Arthur’s kingdom fell because Lancelot and Guinnevere did not make the choices I imagine for them in this poem. We can choose integrity over passion, faithfulness over desire. Will we? They tragically did not.

LANCELOT AND GUINNEVERE: HOW IT OUGHT TO HAVE BEEN
(Taliessin Indulgeth in Wishful Thinking)

Two minds and hearts amazingly akin:
Begot by Chastity upon Desire,
They burned with both divine and earthly fire.
Matured already e’er it could begin,
It seemed their love had simply always been.
But it had not. They found themselves with prior
Loyalties that asked to be held higher,
But loved each other as they hated sin.

Nothing could turn their fire into ice;
Their sacred vows they’d not consent to break.
“I will not rate thee at a lower price,”
He said, “Nor thee nor virtue will forsake,
And this must be my costly sacrifice.”
There really was no other choice to make.

Remember: for more poetry like this, go to https://lanternhollow.wordpress.com/store/ and order Stars Through the Clouds! Also look for Inklings of Reality and Reflections from Plato’s Cave, Williams’ newest books from Lantern Hollow Press: Evangelical essays in pursuit of Truth, Goodness, and Beauty. And look for Williams’ very latest books: Deeper Magic: The Theology behind the Writings of C. S. Lewis (Baltimore: Square Halo Books, 2016) and “An Encouraging Thought”: The Christian Worldview in the Writings of L. R. R. Tolkien (Cambridge, OH: Christian Publishing House, 2018)! Order from the publisher or Amazon.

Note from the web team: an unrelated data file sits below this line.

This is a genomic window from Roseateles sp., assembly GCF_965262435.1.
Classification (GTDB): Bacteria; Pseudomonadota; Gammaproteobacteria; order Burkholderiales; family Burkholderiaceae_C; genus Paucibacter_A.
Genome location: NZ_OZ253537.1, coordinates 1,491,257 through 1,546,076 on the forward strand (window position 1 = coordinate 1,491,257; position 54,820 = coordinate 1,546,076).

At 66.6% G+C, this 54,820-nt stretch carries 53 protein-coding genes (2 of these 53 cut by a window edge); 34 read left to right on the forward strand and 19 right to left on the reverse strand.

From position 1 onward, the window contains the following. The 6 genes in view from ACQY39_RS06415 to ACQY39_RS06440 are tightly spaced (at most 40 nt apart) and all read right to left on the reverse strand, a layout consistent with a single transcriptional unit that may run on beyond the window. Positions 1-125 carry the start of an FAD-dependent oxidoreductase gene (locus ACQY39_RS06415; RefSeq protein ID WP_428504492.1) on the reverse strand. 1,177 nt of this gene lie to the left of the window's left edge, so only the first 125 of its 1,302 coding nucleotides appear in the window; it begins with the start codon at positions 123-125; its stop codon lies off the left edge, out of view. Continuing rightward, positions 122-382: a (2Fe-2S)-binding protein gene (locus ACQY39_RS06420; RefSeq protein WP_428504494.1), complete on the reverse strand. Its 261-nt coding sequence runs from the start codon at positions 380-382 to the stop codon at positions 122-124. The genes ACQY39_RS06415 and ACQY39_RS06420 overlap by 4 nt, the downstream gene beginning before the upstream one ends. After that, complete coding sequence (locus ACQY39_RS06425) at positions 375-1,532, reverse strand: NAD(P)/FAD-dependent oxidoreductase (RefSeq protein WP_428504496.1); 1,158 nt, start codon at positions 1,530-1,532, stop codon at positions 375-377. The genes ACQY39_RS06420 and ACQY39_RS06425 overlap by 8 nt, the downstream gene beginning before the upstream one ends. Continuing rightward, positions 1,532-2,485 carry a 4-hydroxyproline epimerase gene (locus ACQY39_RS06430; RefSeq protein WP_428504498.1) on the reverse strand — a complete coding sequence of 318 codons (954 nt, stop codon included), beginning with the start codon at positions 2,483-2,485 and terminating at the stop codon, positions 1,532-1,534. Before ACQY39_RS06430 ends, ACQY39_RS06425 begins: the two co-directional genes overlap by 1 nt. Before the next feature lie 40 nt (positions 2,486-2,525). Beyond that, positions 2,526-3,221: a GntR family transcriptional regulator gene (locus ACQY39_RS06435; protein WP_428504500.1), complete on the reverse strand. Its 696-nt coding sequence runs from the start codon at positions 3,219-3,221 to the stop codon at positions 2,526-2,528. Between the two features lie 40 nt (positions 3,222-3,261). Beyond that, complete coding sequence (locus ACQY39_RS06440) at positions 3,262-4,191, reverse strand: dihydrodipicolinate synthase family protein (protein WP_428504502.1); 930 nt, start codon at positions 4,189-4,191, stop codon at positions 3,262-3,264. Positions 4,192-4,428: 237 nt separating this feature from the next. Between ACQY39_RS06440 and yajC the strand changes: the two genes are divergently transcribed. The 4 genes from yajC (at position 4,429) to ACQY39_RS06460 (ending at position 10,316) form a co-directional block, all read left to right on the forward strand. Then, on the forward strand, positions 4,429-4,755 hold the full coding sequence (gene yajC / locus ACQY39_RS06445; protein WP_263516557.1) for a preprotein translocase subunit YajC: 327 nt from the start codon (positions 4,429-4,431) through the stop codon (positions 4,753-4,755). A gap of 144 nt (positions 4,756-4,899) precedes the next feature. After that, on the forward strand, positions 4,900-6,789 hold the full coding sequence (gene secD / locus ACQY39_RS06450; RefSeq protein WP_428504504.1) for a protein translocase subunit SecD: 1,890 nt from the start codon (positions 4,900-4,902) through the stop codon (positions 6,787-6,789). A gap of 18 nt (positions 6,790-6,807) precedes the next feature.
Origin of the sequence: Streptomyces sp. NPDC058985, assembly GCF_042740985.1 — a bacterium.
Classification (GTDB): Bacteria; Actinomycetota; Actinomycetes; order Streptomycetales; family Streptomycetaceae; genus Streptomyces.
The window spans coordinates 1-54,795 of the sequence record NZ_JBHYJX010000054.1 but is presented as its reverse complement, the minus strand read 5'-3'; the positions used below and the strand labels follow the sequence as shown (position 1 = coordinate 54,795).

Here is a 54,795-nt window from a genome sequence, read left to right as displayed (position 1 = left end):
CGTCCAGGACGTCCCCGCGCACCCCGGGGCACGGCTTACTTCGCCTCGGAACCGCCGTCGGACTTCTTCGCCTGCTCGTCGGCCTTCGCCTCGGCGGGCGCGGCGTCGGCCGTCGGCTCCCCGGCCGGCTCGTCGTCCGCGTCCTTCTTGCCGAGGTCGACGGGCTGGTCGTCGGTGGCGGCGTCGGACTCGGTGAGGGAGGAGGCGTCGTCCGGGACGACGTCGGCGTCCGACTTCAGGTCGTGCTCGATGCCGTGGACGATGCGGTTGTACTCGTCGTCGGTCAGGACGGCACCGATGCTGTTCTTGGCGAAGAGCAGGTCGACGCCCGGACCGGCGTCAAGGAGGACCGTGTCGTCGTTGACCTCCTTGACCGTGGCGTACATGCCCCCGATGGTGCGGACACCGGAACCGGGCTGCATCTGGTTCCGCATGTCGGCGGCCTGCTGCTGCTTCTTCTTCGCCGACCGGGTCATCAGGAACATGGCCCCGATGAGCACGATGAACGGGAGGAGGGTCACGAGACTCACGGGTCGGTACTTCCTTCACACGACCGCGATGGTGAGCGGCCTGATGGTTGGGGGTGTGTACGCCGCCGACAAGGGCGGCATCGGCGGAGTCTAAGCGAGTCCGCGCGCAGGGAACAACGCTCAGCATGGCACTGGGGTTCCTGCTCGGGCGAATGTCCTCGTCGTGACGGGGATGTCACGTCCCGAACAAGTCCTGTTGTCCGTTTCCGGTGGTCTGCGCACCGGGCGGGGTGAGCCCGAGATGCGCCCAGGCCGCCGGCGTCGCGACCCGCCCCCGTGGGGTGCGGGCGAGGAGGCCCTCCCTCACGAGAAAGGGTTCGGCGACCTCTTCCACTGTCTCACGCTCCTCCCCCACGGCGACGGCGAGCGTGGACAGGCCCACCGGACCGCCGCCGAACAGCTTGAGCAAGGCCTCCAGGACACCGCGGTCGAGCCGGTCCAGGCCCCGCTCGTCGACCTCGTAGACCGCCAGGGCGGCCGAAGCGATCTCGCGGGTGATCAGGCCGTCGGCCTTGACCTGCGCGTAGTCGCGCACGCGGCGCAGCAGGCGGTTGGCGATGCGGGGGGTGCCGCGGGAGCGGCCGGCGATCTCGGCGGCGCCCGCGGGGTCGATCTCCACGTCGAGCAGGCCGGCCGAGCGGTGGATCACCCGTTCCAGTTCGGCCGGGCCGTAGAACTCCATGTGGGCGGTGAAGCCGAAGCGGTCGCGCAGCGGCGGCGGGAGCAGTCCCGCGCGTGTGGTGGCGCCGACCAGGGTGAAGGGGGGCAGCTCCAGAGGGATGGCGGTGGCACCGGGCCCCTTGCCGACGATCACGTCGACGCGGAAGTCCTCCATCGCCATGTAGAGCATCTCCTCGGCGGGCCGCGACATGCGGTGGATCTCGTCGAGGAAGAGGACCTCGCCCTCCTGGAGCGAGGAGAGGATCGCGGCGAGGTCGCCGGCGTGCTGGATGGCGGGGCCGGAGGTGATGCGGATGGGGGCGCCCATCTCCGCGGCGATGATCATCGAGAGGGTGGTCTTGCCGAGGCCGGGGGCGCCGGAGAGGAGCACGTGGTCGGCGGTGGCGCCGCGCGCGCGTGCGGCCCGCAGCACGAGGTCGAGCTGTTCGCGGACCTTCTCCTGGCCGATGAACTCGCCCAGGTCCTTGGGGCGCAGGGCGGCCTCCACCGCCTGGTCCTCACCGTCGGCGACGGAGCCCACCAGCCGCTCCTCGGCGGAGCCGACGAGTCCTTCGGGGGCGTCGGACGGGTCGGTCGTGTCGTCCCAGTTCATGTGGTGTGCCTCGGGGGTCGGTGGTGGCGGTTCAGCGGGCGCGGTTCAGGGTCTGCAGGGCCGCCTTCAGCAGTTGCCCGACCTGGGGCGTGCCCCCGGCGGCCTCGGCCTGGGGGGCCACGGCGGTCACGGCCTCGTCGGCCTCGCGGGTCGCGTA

267

Wordsworth wrote an endless poem in blank verse on” the growth of a poet’s mind.”  I shall attempt a more modest feat for a more distracted age: a blog, “Things which a Lifetime of Trying to Be a Poet has Taught Me.”

There was a time when people played games involving strategy that did not involve mashing buttons on their phones.  You don’t actually have to go all the way back to Arthurian Britain to find such things, but in my Arthurian poetry I imagine Taliessin, the king’s bard, doing it, just because I can.